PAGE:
Let me tell you a story. It’s a story I’ve experienced a few hundred times: I’m standing in a room full of people. Maybe a classroom where I’ve just finished teaching a college writing course or the Relief Society room at my local chapel, where I’ve just finished teaching Sunday School. A man walks up, friendly, intending to open a conversation with me. He steps close.
My heart rate speeds up a little. I catch my breath. My muscles tense.
I know this man. He’s an acquaintance, or maybe a student, or even a friend. He’s someone I trust.
My subconscious is less easily persuaded.
So I take a step back.
Oblivious, he steps toward me again, still talking.
I step back again.
He takes another step toward me. He’s still talking, hasn’t even paused.
My heart is beating just a little too fast, but I keep a neutral expression on my face. What was he just saying? If we’re in church, maybe it’s a quote from Spencer W Kimball. Or something about how a particular Hebrew word should be translated?
After he leaves, smiling, unaware of my discomfort, I eye the room to see if my husband is still there – assuming I’m at church, that is. If I can just hold his hand for a second, it’ll help me relax. If he’s gone, I slip off to the restroom and take a few breaths. Get a drink of water on my way back to Relief Society.
I don’t mention what happened to anyone. It doesn’t even seem consequential enough to mention to my husband. I know it’s nothing, that the man was just being friendly, that I’m safe. I know that my subconscious is an overzealous guard dog who thinks every UPS truck is filled with mass murderers. By the end of the day, I’ve put it out of my mind, and when I try to recall the incident a few weeks later, I can’t even remember who the man was.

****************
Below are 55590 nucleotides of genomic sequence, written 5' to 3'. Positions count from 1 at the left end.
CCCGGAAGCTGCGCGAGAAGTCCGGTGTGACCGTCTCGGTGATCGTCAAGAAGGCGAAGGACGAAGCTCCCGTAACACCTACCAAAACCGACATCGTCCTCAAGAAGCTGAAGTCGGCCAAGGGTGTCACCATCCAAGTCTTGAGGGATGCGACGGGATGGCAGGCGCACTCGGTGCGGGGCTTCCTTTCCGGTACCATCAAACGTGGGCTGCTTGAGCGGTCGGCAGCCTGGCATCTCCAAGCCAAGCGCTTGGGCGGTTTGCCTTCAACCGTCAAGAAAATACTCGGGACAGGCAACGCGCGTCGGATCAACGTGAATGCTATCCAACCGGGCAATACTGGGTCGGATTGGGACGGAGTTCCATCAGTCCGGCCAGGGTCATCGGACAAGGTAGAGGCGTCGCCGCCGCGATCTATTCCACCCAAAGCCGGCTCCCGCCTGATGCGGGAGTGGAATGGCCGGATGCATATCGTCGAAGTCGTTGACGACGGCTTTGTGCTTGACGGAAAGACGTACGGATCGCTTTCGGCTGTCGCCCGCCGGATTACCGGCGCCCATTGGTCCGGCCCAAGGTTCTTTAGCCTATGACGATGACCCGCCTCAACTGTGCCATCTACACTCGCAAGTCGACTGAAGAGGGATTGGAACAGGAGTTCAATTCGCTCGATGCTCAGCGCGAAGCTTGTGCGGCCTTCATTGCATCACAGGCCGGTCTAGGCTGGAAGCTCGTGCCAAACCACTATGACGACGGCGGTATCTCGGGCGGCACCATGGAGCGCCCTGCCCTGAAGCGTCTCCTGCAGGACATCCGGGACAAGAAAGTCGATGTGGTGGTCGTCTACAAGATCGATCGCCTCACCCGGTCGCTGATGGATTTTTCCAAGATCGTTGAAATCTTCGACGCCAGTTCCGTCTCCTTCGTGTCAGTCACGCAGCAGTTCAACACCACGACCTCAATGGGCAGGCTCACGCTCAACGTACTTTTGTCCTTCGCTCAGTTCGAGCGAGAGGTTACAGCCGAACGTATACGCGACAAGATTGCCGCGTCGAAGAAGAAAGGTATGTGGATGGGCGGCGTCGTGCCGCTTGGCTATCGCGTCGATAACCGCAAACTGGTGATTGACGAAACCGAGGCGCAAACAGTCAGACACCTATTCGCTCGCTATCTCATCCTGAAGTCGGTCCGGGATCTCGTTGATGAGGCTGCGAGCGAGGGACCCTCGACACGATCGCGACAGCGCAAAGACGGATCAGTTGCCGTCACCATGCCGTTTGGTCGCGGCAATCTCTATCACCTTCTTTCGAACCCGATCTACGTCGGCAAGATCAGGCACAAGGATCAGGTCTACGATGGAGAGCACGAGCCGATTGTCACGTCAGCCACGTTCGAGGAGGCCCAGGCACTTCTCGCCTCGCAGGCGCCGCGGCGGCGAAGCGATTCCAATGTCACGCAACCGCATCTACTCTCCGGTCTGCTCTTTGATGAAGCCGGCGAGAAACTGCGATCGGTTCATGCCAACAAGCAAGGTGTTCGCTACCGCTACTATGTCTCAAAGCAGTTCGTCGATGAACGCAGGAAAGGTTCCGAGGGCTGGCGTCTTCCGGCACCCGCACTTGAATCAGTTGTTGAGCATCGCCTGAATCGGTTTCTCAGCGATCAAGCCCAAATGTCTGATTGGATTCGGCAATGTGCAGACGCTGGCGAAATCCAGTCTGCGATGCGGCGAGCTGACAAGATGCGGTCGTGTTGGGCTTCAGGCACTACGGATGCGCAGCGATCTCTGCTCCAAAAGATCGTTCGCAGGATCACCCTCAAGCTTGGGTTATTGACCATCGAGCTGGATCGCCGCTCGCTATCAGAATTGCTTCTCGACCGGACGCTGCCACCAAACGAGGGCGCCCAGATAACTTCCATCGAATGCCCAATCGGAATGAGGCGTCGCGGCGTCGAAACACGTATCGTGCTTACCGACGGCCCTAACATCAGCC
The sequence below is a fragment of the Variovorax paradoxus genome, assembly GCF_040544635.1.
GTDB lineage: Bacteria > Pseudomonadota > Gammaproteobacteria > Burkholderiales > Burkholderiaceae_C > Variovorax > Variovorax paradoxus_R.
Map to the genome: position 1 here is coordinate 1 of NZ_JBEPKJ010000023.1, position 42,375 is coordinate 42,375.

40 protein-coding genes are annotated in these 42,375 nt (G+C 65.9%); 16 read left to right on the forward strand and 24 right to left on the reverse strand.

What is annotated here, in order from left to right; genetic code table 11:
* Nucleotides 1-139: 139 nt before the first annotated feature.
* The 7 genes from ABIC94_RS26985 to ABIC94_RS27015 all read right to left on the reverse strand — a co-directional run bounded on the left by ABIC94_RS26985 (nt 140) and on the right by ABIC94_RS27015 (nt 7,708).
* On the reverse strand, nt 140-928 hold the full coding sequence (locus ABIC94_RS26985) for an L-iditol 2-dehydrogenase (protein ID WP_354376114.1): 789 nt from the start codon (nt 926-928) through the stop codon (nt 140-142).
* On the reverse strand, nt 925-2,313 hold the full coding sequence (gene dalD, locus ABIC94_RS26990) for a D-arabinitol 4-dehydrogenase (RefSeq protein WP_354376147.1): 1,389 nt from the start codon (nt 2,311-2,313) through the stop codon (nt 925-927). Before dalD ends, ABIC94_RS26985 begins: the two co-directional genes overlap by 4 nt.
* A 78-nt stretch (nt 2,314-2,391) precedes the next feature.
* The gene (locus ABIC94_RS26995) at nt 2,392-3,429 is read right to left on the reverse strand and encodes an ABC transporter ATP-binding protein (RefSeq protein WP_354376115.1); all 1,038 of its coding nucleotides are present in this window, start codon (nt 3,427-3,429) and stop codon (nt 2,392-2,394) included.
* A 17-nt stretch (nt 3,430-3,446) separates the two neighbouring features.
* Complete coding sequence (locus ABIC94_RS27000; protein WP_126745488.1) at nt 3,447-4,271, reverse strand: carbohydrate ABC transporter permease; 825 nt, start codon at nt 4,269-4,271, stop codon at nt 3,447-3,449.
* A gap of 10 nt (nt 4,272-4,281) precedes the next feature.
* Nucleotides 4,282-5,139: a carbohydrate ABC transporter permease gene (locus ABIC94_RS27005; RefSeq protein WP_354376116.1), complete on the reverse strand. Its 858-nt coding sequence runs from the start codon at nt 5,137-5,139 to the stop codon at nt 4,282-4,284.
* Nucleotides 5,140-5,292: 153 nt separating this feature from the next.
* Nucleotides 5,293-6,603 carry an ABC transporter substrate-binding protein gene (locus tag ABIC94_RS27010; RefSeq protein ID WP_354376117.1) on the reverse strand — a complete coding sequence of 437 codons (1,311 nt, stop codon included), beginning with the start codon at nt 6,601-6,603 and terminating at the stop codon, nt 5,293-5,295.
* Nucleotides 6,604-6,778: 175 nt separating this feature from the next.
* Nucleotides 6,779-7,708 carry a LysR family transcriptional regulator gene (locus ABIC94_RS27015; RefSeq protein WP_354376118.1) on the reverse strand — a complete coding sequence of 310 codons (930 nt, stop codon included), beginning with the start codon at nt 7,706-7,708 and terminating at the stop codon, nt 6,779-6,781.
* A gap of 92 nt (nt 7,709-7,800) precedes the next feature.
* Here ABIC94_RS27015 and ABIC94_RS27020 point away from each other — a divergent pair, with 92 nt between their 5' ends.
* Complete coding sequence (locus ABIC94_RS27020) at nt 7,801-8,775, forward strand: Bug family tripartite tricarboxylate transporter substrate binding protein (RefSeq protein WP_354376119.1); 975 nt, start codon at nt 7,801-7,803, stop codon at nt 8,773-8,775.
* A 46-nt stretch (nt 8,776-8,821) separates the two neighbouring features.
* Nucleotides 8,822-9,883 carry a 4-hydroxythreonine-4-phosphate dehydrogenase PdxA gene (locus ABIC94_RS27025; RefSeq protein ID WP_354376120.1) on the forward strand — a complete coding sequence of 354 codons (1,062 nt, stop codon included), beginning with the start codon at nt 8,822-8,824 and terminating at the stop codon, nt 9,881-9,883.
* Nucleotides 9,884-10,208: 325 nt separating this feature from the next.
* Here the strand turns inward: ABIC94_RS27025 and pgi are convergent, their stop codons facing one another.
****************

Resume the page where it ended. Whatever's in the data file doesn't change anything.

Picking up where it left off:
And it isn’t nearly as bad today as it once was. 15 years ago, I’d have been in a full-on panic. I’d have hidden it, but to anyone paying close attention, it would have been clear that I was tensed, my body ready to flee a situation something deep in my subconscious perceived as an immediate threat. It didn’t matter that I knew better, logically. My body is a lot less trusting.
But here’s the thing – if a man I know and trust stepping too close to me in public can set off that reaction, what do you think it would do to me, if two men cornered me in a public meeting and pressed their bodies against mine? If they blatantly, publicly, broke Church policy by grabbing me and dragging me away from the pulpit?
Imagine if the men who did that to me, did it in the name of protecting the reputation of a man who had confessed on tape to sexually assaulting me? A man who had only been protected from charges by the statute of limitations? And imagine if a room full of observers watched in silence while two men physically overpowered me?
Because that is exactly what you just did to McKenna Denson.
And I have some firsthand knowledge of what that betrayal might have felt like.